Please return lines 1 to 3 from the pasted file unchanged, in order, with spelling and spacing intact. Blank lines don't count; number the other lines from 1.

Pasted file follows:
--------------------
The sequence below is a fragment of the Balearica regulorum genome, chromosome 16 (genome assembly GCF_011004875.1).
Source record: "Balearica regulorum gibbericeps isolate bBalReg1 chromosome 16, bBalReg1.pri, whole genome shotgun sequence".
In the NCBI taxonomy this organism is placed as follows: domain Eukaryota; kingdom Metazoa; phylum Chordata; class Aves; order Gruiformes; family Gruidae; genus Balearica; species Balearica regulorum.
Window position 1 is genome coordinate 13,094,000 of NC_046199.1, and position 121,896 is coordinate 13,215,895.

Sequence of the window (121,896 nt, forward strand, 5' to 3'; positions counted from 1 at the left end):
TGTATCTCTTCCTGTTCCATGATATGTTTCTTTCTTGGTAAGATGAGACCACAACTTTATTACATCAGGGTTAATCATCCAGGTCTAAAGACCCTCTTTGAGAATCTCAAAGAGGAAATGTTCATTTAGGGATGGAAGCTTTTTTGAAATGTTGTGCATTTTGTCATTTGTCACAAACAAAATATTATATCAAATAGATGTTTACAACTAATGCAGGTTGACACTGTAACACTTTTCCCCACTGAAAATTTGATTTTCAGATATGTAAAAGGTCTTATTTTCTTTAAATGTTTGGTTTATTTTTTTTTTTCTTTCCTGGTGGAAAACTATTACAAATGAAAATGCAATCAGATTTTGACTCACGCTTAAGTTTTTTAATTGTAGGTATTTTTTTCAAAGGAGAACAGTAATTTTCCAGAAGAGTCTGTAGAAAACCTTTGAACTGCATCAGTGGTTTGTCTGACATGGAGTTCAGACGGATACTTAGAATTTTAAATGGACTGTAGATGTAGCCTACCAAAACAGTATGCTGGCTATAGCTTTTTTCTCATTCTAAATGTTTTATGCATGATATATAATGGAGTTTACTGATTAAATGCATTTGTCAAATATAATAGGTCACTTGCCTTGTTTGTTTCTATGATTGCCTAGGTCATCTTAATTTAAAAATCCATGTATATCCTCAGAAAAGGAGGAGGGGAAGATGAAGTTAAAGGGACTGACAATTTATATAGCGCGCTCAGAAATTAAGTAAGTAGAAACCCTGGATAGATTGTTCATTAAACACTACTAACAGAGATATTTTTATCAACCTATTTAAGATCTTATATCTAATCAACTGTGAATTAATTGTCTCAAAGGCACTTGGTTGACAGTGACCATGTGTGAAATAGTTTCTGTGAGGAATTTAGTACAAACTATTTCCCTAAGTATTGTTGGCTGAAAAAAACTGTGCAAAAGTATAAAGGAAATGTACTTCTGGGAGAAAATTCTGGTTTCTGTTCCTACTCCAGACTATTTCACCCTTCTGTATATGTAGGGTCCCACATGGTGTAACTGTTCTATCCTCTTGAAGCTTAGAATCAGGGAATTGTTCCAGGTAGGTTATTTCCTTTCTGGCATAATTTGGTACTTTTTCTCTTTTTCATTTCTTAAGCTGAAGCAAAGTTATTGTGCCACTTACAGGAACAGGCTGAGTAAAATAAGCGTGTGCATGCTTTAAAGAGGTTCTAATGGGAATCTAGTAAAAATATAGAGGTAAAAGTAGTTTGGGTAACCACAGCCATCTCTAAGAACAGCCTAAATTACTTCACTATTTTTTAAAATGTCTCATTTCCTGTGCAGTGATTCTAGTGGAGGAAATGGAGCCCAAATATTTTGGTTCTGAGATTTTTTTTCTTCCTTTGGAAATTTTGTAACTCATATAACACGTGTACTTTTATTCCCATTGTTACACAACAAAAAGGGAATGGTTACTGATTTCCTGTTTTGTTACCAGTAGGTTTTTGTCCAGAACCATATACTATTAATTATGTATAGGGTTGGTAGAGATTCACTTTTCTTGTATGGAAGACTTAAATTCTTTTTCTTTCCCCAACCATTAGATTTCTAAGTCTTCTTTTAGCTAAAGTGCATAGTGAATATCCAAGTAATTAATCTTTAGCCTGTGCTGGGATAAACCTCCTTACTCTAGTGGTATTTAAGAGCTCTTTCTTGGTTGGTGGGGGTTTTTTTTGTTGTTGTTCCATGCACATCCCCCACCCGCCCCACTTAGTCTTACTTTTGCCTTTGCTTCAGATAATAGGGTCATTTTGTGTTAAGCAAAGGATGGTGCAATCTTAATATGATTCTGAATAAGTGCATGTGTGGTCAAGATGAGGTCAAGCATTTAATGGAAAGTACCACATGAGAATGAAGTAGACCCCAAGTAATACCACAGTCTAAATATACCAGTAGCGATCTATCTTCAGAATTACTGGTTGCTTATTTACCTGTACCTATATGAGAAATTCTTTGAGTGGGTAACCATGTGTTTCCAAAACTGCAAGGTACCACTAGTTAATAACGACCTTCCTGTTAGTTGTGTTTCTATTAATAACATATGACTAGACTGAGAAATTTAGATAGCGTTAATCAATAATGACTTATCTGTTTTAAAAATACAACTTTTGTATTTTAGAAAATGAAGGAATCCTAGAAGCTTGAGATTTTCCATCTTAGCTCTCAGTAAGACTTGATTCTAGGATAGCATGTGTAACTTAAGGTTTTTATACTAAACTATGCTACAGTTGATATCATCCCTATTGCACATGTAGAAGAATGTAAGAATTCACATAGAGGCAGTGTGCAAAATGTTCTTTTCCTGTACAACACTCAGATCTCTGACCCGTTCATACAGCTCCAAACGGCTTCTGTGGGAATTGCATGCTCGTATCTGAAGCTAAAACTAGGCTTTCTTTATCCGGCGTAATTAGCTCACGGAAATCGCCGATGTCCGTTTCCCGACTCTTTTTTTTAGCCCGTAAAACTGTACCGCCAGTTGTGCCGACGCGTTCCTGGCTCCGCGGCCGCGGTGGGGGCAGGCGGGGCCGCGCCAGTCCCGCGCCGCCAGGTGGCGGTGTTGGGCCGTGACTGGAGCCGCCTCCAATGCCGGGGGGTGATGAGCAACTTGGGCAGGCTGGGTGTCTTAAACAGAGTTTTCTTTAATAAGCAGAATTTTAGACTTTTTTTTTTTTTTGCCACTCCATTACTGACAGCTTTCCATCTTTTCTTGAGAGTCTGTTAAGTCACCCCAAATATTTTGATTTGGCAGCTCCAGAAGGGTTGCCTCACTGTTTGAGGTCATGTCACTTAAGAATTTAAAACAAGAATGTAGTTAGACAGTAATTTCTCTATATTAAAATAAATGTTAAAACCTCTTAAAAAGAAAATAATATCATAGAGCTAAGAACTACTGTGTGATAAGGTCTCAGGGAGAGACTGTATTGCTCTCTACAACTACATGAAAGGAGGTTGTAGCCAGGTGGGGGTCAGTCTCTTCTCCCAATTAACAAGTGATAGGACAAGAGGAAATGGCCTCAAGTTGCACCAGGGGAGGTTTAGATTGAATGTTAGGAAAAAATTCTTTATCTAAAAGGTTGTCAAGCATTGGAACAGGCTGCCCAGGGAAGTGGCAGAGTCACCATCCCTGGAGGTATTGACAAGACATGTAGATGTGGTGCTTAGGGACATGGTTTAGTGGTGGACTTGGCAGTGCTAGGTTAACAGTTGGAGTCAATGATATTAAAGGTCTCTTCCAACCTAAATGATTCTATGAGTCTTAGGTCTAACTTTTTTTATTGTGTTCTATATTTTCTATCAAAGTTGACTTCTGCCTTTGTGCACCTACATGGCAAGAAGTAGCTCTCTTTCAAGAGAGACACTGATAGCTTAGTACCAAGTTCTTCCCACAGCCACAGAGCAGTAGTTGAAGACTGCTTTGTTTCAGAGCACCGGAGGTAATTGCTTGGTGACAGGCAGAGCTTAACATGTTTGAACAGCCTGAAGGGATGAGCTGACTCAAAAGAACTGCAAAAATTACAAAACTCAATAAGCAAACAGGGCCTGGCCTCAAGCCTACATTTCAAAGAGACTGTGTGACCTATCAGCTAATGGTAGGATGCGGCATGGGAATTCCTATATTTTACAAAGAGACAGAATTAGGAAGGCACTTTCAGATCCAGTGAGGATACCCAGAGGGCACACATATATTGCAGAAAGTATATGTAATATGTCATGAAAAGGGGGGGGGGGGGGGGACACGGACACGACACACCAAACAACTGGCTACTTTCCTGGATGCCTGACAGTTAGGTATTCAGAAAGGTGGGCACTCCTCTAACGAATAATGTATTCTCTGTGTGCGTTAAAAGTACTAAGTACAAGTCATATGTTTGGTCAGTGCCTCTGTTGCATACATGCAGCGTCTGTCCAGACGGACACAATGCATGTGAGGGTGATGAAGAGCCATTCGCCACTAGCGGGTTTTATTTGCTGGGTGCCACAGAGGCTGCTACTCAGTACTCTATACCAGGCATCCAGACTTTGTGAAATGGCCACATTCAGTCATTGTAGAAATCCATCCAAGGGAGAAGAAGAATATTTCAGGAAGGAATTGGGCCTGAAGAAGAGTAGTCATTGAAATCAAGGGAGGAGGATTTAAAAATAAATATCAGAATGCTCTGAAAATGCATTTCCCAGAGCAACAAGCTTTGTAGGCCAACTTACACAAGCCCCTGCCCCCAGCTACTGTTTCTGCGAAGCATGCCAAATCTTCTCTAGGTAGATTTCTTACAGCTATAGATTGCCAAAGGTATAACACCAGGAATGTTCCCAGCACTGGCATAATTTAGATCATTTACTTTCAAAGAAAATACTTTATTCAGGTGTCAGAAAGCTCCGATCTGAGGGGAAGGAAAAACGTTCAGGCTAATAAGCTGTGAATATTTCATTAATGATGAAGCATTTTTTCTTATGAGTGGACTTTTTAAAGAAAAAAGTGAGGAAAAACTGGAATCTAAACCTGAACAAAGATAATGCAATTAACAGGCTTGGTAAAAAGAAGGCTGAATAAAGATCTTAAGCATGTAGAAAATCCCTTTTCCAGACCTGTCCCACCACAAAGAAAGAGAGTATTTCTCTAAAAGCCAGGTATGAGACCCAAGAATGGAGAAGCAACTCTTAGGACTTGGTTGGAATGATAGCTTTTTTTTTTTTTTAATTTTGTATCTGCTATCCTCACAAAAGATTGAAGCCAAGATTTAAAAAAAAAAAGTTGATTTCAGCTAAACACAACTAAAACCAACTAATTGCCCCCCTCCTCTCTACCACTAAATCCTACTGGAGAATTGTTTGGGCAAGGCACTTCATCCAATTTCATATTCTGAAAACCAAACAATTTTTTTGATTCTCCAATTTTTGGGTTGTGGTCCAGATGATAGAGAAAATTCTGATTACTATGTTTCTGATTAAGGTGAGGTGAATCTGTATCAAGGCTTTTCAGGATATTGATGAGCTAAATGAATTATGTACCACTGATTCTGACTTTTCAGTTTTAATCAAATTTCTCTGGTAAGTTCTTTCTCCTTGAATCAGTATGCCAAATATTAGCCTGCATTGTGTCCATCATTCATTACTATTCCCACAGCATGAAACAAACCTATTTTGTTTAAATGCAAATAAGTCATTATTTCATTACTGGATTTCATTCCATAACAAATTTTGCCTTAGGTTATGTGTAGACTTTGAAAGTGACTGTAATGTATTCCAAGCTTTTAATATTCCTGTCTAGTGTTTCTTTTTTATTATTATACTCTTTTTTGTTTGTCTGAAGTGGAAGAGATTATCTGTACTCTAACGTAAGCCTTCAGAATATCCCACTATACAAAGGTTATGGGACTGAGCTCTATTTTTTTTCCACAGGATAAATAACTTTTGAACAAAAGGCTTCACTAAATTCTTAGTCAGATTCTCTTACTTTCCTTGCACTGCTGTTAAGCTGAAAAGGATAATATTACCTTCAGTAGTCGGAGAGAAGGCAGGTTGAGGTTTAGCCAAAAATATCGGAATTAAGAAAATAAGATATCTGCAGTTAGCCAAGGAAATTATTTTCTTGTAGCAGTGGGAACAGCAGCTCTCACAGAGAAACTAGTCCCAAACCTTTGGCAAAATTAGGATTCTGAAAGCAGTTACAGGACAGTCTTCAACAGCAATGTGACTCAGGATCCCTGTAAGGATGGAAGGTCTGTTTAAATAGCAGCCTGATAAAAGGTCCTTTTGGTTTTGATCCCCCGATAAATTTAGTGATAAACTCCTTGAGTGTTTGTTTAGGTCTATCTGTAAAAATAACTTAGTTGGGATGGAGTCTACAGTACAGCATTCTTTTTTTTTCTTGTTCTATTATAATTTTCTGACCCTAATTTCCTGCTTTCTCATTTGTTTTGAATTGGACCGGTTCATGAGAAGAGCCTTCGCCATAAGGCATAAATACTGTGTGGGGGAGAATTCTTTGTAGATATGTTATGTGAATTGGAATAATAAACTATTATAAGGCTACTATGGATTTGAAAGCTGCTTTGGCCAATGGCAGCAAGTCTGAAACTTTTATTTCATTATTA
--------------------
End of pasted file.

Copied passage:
The sequence below is a fragment of the Balearica regulorum genome, chromosome 16 (genome assembly GCF_011004875.1).
Source record: "Balearica regulorum gibbericeps isolate bBalReg1 chromosome 16, bBalReg1.pri, whole genome shotgun sequence".
In the NCBI taxonomy this organism is placed as follows: domain Eukaryota; kingdom Metazoa; phylum Chordata; class Aves; order Gruiformes; family Gruidae; genus Balearica; species Balearica regulorum.